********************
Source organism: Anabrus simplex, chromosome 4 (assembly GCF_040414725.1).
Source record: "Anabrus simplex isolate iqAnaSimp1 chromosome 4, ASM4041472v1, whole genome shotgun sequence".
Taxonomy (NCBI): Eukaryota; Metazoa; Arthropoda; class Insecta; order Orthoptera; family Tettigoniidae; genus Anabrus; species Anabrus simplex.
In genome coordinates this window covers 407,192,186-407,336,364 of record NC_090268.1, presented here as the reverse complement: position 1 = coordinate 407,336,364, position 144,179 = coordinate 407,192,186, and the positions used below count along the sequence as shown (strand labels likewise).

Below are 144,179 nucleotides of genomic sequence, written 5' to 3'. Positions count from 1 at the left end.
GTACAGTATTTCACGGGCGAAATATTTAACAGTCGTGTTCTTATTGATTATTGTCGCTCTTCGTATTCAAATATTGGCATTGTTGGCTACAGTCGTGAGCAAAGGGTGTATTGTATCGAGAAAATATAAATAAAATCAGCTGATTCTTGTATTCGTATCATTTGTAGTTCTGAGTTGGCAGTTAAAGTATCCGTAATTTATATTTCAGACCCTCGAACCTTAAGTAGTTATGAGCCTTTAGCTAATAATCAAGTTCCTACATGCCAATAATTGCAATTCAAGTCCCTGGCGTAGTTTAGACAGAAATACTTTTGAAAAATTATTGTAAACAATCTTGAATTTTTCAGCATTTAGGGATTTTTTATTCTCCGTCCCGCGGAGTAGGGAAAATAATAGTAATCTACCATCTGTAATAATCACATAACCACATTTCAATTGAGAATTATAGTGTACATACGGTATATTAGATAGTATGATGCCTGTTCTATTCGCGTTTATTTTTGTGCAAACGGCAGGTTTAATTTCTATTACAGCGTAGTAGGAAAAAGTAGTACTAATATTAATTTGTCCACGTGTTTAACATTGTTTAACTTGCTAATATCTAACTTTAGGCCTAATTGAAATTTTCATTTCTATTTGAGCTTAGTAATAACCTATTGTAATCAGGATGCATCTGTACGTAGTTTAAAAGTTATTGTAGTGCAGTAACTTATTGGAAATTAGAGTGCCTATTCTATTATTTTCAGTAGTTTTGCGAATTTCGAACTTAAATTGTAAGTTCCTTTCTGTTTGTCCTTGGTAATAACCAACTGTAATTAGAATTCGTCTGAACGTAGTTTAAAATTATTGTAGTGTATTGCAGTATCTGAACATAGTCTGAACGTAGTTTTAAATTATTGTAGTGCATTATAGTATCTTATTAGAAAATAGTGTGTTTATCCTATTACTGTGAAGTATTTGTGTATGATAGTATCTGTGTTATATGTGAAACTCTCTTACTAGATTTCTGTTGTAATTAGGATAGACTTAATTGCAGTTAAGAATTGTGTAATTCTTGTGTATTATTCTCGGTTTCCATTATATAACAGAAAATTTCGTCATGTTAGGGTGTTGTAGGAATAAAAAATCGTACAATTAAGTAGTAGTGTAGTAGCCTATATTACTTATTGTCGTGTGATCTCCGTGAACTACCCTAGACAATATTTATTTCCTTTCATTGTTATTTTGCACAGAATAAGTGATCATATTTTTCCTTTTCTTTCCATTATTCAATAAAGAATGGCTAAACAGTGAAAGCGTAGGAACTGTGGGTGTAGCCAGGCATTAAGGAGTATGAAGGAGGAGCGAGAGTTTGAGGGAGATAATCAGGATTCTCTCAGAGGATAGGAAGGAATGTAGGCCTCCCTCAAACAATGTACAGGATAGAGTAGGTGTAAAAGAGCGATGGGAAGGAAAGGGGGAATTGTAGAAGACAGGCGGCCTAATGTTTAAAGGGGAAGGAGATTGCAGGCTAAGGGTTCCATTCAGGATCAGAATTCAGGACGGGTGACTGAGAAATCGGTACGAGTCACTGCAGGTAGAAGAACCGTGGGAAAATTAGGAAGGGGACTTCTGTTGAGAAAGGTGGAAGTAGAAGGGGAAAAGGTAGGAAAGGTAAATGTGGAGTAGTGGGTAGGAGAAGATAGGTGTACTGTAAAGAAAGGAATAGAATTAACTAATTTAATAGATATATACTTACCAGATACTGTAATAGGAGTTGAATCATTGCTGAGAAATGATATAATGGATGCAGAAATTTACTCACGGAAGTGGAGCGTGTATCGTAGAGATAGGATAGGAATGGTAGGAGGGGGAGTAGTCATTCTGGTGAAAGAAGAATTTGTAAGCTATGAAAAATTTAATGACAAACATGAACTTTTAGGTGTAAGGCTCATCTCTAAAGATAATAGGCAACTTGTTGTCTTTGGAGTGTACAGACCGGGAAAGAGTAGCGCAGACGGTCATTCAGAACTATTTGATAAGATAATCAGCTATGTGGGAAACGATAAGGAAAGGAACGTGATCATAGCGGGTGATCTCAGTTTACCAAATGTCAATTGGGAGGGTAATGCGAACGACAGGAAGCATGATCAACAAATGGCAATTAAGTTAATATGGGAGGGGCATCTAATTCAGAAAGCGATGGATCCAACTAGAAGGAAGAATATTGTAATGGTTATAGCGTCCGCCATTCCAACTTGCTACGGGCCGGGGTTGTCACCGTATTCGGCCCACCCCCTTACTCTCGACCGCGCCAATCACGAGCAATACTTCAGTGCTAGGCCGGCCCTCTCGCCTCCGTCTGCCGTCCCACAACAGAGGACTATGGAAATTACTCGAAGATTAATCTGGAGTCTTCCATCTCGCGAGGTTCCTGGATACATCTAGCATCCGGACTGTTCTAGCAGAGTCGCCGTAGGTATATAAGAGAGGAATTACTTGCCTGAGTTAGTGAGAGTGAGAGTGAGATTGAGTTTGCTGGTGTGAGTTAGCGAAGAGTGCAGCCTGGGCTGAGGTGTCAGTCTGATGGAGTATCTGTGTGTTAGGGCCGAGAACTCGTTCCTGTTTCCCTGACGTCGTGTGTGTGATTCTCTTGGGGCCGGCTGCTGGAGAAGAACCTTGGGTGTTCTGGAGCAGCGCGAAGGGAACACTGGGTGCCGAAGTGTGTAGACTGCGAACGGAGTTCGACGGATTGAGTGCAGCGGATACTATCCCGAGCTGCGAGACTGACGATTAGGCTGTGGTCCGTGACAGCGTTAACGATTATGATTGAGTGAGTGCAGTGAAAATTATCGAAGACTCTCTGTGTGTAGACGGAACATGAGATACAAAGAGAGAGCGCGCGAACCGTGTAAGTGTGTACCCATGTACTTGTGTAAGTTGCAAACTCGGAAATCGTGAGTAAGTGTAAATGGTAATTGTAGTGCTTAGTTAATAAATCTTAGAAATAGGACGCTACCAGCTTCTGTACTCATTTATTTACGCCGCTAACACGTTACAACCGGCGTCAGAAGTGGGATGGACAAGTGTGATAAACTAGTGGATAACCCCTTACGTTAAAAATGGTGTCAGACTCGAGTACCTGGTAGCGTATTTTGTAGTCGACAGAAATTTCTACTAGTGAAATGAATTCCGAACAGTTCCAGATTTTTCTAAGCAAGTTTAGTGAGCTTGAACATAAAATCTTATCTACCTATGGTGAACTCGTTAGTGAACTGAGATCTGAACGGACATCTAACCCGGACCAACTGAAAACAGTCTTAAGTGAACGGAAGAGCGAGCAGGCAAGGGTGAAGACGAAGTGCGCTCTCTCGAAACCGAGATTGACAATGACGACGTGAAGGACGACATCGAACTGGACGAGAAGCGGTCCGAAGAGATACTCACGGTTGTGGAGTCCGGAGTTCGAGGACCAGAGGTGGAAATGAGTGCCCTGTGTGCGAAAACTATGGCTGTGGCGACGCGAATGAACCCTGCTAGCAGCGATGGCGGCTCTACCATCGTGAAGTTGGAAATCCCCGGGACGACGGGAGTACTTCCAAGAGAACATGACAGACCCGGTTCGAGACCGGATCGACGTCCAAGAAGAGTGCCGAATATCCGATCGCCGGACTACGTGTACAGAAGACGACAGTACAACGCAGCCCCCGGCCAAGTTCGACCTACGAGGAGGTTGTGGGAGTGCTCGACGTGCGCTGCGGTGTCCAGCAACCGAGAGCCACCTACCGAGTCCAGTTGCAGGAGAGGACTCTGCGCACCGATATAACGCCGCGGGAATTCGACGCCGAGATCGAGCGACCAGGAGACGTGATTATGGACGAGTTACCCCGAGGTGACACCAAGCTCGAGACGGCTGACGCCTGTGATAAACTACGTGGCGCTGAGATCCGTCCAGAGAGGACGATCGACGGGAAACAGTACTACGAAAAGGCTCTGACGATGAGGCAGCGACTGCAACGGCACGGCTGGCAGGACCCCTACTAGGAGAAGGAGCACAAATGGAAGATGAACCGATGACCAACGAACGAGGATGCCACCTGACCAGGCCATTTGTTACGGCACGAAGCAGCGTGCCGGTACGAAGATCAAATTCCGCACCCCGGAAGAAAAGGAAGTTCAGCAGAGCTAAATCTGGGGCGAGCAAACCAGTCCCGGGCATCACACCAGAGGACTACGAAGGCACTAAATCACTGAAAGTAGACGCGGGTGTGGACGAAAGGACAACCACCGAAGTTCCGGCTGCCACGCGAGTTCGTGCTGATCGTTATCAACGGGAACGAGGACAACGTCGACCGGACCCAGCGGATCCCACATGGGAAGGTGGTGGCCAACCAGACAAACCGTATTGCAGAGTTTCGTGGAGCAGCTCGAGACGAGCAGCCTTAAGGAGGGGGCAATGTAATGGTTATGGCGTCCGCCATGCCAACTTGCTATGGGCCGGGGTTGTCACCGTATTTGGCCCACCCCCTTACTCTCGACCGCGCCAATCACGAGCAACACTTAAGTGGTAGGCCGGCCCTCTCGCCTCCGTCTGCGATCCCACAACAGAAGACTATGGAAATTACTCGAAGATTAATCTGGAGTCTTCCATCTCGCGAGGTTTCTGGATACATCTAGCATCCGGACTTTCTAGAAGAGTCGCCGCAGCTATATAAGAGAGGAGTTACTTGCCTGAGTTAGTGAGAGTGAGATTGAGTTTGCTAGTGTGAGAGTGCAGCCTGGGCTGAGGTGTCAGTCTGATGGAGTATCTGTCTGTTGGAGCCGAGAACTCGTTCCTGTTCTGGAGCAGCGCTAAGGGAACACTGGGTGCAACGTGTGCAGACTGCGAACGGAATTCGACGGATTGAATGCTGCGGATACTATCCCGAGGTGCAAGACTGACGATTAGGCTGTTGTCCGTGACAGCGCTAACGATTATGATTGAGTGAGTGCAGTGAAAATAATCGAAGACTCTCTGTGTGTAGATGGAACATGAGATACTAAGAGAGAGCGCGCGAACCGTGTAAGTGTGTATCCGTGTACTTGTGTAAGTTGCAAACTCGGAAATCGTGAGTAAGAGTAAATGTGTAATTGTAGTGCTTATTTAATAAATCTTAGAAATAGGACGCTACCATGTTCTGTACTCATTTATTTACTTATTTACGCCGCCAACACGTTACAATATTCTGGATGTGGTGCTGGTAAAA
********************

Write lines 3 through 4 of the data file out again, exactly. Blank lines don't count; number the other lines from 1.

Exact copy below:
Taxonomy (NCBI): Eukaryota; Metazoa; Arthropoda; class Insecta; order Orthoptera; family Tettigoniidae; genus Anabrus; species Anabrus simplex.
In genome coordinates this window covers 407,192,186-407,336,364 of record NC_090268.1, presented here as the reverse complement: position 1 = coordinate 407,336,364, position 144,179 = coordinate 407,192,186, and the positions used below count along the sequence as shown (strand labels likewise).